Thanks for a great tale Barbara.

While we have plenty of pictures of Knostrop Old Hall we have not as yet been able to locate any pictures of Knostrop New Hall, but Eileen, Barbara’s sister, has made a good effort of an impression from her memory.   Knostrop New Hall and Knostrop House (Riders) was both Georgian, Knostrop Old Hall was Jacobean and Thorpe Stapleton Hall was 14th century. No credit to us that these four noble buildings that had graced Knostrop for so many years were all four demolished on our watch.   The second picture (please remember to ‘click on pictures to enlarge) indicates the location of our favourite old Knostrop locations on a 21st century map.

new hall for blog revised

pink blobs for blog revised

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5 Responses to “Barbara’s Tale”

  1. Eric Says:

    A very interesting tale Barbara. In the mid ’50’s, I used to deliver the Sunday newspapers & Old & New Halls were on my round so I remember them well – the grand designs, the sweeping staircase & mezzanine floor. I also remember an elderly Mrs Smith (could it have been your G.Mother? ) who used to take the Scottish Sunday Post & would occasionally show me her prized antique gun collection. Part of my job was also to collect the money for the week’s papers & I can tell you that the comments weren’t always complimentary when I had to knock on their doors, early on Sunday morning to ask them for money. I wonder if you were still living there at the time?.
    As you (and Pete) say, it’s a great shame these grand old buildings with a rich history haven’t been preserved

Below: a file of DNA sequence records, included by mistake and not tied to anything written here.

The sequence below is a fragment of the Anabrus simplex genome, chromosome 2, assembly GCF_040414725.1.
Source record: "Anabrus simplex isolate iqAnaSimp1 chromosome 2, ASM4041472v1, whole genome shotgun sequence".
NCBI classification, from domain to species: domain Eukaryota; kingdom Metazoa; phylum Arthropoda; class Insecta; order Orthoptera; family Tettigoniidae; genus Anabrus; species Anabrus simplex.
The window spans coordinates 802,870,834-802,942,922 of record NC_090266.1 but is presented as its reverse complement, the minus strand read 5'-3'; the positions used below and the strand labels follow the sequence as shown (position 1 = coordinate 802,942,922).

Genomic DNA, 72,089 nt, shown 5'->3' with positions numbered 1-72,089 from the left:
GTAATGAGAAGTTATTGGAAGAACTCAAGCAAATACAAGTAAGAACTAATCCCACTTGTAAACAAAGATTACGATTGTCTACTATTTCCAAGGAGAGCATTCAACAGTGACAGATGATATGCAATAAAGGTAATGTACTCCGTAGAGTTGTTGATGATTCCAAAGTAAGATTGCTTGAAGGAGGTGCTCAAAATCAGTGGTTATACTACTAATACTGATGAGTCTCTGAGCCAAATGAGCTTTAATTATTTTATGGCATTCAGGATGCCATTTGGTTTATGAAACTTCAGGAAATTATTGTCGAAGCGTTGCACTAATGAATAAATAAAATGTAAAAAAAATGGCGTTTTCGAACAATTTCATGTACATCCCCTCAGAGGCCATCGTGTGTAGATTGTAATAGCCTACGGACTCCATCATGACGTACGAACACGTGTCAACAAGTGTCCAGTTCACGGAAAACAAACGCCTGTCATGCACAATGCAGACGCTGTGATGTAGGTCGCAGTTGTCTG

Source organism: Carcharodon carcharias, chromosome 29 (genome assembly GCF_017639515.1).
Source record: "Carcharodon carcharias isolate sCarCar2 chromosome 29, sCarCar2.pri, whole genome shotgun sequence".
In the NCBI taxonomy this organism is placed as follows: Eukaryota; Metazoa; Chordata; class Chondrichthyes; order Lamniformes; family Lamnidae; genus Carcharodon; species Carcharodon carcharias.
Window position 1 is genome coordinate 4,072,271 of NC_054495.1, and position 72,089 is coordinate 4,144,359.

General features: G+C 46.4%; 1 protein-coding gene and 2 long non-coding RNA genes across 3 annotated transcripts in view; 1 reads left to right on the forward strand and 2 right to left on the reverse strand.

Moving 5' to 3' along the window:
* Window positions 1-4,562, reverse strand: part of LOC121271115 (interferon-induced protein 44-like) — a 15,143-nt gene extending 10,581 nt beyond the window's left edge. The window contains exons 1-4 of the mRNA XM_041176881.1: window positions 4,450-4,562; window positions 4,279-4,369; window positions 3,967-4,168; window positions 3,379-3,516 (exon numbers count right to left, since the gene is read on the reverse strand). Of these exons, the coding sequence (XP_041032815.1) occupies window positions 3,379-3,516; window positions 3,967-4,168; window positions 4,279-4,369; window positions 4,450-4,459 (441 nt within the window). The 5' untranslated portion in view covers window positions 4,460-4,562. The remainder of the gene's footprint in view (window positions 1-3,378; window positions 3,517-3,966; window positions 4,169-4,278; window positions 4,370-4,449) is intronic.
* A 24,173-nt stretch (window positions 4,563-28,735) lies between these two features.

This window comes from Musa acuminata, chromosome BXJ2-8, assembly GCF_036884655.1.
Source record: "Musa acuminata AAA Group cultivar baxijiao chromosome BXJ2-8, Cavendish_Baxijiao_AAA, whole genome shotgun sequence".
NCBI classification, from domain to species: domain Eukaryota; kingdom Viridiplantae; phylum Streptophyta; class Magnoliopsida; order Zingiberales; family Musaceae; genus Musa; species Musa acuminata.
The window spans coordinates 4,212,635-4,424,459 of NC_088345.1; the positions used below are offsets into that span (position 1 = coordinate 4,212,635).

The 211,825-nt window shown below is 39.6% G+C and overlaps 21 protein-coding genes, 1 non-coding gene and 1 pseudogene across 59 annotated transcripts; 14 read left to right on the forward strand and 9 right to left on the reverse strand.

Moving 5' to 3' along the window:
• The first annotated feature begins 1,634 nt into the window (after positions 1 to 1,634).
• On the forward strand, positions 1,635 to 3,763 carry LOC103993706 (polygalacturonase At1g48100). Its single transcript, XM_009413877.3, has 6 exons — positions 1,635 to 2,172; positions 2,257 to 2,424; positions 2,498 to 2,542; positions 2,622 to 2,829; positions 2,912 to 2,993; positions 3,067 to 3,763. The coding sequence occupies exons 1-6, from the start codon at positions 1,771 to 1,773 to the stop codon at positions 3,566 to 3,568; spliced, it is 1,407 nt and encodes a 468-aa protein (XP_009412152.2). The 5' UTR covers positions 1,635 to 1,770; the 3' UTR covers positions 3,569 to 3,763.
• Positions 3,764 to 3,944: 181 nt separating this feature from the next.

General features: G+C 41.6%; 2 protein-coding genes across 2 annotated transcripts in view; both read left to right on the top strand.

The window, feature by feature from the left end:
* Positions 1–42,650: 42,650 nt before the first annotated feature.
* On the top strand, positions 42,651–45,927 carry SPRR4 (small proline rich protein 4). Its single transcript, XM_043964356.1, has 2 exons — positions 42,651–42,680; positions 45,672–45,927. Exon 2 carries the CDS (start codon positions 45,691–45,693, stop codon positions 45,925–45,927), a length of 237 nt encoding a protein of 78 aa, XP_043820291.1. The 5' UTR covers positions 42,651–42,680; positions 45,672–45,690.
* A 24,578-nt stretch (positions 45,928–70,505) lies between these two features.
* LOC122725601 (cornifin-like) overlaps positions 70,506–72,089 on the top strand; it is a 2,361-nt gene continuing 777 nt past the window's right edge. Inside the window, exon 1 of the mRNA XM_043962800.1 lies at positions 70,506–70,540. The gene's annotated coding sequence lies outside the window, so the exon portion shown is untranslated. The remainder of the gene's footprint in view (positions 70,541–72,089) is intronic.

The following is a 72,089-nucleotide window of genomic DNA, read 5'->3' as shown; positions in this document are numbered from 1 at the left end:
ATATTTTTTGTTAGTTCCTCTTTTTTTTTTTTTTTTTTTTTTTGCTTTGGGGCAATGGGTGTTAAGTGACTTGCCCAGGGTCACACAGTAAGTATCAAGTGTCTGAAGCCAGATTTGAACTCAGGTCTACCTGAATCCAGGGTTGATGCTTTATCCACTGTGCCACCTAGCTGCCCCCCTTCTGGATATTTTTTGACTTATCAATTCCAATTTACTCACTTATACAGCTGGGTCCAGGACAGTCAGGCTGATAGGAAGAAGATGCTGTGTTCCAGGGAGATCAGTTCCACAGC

• Margaret Walters Says:

      Hi Barbara lvy and Charlie Smith were also my aunt and uncle aunt lvy was my mums sister my brother Arthur and l spent some summer holidays with aunt lvy as my mum worked l was born I 1939 Arthur in 42 l remember the willow tree well ,and you are right uncle Charlie had lovely blue eyes and l have seen the photo of him with the Australian hat when he came home from the war .Margaret Walters .

  2. Dave Carncross Says:

    I enjoyed this tale very much. Barbara. You have an engaging way of describing things as they were then. Of course, it helps if one has seen the buildings personally as well but I wouldn’t have got anywhere near describing them as you have I could see them in my minds eye reappearing as I read along. Go to the top of the class.

  3. Doug Says:

    Thank you Barbara, I never knew the Old and New Halls but your description brings to life the happy memories of people who lived there. It is interesting to be reminded of how few amenities some houses used to have in those days. Hot and cold water, indoor toilets, abundant light and power at the flick of a switch – how easy we have it these days. And I remember those cold nights with a later of snow on the ground and a pale moon – sometimes it felt a big spooky.

  4. aussiepom Says:

    I too enjoyed your story very much Barbara. Every line was filled with descriptions so good It felt as if I was actually there. I was at Ellerby Lane school the same time as your were. I remember your name but can’t put a face to it. Looking back on those years it doesn’t seem like all that long ago. I hope you will write many more stories, you are so good at telling them